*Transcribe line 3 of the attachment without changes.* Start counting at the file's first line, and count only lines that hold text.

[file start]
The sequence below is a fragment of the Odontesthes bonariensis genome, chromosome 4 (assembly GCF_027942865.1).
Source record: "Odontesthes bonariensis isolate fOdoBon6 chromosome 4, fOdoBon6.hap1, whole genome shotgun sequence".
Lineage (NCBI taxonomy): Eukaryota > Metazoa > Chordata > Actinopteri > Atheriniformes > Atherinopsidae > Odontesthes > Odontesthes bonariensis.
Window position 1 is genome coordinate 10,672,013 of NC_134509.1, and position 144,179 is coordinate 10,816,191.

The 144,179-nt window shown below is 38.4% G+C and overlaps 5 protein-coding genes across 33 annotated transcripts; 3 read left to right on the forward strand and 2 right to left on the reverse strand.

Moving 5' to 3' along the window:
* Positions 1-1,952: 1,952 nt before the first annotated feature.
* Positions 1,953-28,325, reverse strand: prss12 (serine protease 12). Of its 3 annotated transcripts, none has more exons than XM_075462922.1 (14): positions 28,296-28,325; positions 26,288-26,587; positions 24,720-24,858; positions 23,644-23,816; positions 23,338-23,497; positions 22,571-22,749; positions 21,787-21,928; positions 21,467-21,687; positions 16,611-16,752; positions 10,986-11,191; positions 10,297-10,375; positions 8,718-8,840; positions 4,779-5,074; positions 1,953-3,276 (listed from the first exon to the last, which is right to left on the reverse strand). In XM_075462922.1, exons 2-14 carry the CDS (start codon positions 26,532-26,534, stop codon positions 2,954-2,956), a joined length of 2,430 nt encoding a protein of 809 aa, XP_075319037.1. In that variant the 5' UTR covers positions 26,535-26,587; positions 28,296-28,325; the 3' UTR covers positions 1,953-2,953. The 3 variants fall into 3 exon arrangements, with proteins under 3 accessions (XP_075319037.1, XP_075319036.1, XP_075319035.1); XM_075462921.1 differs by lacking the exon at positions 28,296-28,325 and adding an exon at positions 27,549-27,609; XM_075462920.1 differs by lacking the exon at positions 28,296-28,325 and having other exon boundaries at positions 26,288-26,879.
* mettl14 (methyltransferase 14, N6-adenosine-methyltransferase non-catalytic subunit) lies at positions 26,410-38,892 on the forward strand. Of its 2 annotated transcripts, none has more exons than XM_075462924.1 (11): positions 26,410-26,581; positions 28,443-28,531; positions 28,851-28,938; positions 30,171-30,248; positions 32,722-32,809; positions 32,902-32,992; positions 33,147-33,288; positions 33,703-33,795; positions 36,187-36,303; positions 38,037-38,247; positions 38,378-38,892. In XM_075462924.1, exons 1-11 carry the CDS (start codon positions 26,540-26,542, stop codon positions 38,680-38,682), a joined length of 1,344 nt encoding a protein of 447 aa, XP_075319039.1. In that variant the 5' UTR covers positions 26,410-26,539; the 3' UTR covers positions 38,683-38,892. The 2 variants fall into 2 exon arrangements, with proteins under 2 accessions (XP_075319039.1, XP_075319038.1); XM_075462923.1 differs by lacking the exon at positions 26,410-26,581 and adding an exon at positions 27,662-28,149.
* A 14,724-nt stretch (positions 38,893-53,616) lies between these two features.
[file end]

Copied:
Lineage (NCBI taxonomy): Eukaryota > Metazoa > Chordata > Actinopteri > Atheriniformes > Atherinopsidae > Odontesthes > Odontesthes bonariensis.